June 25, 2015

Giving Fibromuscular Dysplasia Its Due

Growing efforts bring this nonatherosclerotic vascular disease out of the shadows

Angiogram images of FMD

When it comes to fibromuscular dysplasia (FMD), Cleveland Clinic vascular medicine specialist Heather Gornik, MD, MHS, has played a key role in several firsts related to the misunderstood condition, including:

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However, there is another first related to FMD that Dr. Gornik is less happy about: the fact that she is often the first physician to diagnose FMD in patients who were previously mis- or underdiagnosed.

“Cardiovascular specialists are on the front lines of recognizing and diagnosing FMD,” says Dr. Gornik, Medical Director of Cleveland Clinic’s Noninvasive Vascular Laboratory. “It’s an underrecognized disease that’s more common than many physicians realize.”

FMD essentials

FMD is a nonatherosclerotic arterial disease of medium-sized vessels, most commonly the renal and extracranial carotid and vertebral arteries, that leads to arterial stenosis, occlusion, dissection and aneurysm. Although its causes and prevalence are not well understood, it is recognized that more than 90 percent of patients are women, often in their 40s or 50s.

The diagnostic challenge

Patients suffering from FMD complain of common symptoms, and often physicians treat the symptoms without connecting them to FMD. Observational findings from the U.S. Registry for Fibromuscular Dysplasia indicate that patients do not have consistent diagnostic signs, making it even more difficult for doctors to recognize FMD. Moreover, some patients with FMD may be completely asymptomatic, with 5.6 percent showing no signs of disease.

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Data from the registry suggest an average interval of four years from symptom onset to FMD diagnosis, Dr. Gornik notes. “In light of that, patients understandably become frustrated living with the symptoms without proper treatment,” she adds.

The symptomatic picture — as we understand it

Symptoms of FMD may include early-onset hypertension (starting in the 40s or 50s), poorly controlled hypertension, migraine headaches, dizziness, cervical bruit, neck pain and pulsatile tinnitus (swooshing noise in the ears). According to the U.S. Registry for Fibromuscular Dysplasia, more than one-third of patients with FMD experience pulsatile tinnitus, whereas it remains uncommon in the general population.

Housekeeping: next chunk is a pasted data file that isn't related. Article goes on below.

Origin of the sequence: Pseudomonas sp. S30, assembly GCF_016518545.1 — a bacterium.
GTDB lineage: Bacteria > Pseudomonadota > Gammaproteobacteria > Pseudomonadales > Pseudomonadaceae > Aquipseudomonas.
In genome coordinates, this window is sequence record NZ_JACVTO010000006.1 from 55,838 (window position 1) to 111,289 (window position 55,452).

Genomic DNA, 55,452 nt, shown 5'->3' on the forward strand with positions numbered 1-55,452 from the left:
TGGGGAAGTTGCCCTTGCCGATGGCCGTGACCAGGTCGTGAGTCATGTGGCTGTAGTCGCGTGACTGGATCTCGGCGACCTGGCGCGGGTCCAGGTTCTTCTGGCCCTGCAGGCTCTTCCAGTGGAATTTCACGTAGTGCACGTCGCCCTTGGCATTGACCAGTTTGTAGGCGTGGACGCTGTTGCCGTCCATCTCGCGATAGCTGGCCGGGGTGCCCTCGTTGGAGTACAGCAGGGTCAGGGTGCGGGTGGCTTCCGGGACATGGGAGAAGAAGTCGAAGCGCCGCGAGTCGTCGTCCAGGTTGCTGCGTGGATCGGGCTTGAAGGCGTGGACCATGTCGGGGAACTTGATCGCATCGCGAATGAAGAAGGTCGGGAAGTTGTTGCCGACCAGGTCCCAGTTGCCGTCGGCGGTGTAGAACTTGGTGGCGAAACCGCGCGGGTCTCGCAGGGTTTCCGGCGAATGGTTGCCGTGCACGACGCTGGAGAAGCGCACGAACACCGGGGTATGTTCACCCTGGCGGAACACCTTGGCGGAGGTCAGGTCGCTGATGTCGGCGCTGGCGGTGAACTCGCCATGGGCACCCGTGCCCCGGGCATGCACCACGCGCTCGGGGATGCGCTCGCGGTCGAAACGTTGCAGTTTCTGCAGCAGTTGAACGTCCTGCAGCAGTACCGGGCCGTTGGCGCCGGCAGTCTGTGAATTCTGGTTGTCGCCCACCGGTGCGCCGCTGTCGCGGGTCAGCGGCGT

Some patients with FMD might be noted to have cervical, abdominal or femoral bruits, although these do not always indicate the presence of disease. In some patients, FMD presents dramatically with a major cardiovascular event, including artery dissection, stroke, myocardial infarction or ruptured aneurysm.

The need for specialized care from FMD experts

In 2008, Cleveland Clinic’s Sydell and Arnold Miller Family Heart & Vascular Institute started its dedicated clinic for patients with FMD — the first in the world. The clinic was initially held monthly but now meets twice weekly, following about 400 to 500 patients per year who visit for treatment.

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The clinic’s multidisciplinary team includes vascular medicine specialists as well as vascular surgeons, nephrologists, neurosurgeons, interventional cardiologists, medical geneticists, radiologists and pathologists. Vascular medicine specialists serve as primary FMD care providers and craft customized care plans, which include routine follow-up and communication with the patient’s primary care physician. “We bring the big-picture perspective,” explains Dr. Gornik. “Our FMD clinic has become a ‘medical home’ for these patients.”

Growing the knowledge base

Cleveland Clinic is one of 13 centers participating in the U.S. Registry for Fibromuscular Dysplasia, which is sponsored by the Fibromuscular Dysplasia Society of America and began enrolling patients in 2009.

The registry gives researchers the chance to examine the natural history of FMD and gain better insight into it. “Thanks to the registry, we now know more about FMD than we have in the past, and Cleveland Clinic is proud to be one of its highest-enrolling centers,” says Dr. Gornik. “As we continue to enroll and follow patients, we expect to learn more about the causes of FMD and how to better diagnosis and treat it.”

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